Sustainable Community Development Initiative

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Niemeyer Composting Pilot

You may often hear that composting is good for the environment, but do you know the reasons why? In an effort to learn more about the ecological and personal benefits of composting, 50 Niemeyer residents have signed up to take part in a composting project, organized by SCDI campus sustainability manager Bart Bartels.  A composting bin has been placed outside of the Niemeyer Living Center in the garbage collection area. As the sign states, the bin is for “Everything but plastic, metal, and glass.” This includes all food waste, pizza boxes, paper, etc.

 

But why separate your waste; doesn’t it all decompose at the landfill anyways?

 

What you may not know about your biodegradable material is that when it combines with non-organic material in our landfills, harmful toxins are produced. These toxins seep into the ground (as approximately 75% of American landfills do not use plastic lining) and contaminate our water sources. On the other hand, the composting process known as “hot composting,” which GVSU is conducting, can break down the material in weeks vs. the decades it would take to decompose in a landfill. One of the benefits of using compost in our gardens and fields is that it cools the soil and alters the rate which water passes through it, slowing erosion. Composting also increases the soil’s pH by increasing nutrients, which help plants to thrive.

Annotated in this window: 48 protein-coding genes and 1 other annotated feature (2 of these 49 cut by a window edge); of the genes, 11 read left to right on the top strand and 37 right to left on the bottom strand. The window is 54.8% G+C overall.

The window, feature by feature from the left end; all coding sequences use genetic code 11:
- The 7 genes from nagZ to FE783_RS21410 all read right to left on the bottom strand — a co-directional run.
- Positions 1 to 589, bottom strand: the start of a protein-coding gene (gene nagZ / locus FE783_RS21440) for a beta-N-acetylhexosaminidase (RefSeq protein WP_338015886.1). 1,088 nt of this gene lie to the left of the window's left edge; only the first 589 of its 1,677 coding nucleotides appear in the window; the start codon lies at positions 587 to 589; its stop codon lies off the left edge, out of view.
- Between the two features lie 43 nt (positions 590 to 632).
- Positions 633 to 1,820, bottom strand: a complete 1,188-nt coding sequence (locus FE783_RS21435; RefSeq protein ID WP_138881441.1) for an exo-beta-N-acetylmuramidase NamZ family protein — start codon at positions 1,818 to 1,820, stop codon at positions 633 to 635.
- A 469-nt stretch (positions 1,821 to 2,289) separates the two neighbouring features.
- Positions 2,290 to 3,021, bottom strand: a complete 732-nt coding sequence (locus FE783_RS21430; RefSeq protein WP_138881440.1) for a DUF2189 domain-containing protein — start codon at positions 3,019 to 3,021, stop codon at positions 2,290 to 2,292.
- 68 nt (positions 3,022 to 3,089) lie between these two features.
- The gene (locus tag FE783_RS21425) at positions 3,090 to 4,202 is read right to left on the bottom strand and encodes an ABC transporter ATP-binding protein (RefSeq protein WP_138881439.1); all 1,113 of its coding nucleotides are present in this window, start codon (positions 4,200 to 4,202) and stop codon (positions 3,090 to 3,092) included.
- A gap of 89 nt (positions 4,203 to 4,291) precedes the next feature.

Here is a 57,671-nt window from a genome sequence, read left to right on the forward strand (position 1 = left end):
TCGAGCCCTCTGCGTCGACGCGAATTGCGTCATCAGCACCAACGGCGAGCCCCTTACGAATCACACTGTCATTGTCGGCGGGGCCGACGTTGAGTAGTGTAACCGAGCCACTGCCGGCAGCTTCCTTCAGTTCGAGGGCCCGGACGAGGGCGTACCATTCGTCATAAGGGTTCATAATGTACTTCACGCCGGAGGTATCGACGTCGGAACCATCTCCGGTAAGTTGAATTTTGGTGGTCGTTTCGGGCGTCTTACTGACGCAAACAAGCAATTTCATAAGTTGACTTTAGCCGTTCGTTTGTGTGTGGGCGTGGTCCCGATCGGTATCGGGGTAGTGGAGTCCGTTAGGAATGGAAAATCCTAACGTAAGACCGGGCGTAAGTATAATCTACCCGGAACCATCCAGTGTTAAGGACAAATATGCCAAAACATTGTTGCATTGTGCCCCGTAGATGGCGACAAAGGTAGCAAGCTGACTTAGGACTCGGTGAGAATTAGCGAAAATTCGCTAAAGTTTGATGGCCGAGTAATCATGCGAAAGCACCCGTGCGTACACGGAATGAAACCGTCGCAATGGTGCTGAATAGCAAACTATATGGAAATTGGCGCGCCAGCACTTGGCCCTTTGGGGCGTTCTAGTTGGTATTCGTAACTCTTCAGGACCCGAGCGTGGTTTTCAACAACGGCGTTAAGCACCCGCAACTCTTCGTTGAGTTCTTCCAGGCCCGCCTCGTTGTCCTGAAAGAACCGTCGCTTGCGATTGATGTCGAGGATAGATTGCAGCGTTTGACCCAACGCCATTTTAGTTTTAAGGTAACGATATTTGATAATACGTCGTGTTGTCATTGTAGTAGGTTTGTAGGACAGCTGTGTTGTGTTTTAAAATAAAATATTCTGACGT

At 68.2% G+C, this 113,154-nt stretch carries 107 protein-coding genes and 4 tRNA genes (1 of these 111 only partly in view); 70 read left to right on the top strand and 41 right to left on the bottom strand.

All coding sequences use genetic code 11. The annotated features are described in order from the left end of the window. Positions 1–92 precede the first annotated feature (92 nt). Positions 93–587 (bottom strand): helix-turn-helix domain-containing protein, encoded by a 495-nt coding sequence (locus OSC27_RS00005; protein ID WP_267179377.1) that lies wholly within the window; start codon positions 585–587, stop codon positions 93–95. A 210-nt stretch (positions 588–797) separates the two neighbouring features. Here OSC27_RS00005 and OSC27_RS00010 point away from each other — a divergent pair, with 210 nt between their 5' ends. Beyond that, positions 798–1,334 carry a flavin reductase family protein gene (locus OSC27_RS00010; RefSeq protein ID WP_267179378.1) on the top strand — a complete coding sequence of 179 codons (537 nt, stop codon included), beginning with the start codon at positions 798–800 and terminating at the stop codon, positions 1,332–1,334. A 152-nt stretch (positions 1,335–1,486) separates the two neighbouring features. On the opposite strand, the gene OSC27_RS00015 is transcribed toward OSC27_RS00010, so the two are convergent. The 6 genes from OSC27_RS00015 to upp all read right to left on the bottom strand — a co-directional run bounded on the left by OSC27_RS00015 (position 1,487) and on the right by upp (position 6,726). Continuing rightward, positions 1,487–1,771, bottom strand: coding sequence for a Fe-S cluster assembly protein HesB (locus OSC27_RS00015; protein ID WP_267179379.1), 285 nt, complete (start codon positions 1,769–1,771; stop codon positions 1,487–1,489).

In addition to ecological benefits, composting also helps Grand Valley to be more sustainable. Compost collected from the Niemeyer project is processed and then used for fertilizer at the Sustainable Agriculture Project, which in turn yields produce that GVSU students can purchase at the Farmer’s Market. In this way Grand Valley students have an opportunity to contribute at every point in the cycle and not only gain understanding on the practice of composting, but also experience a richer perspective on life.

 

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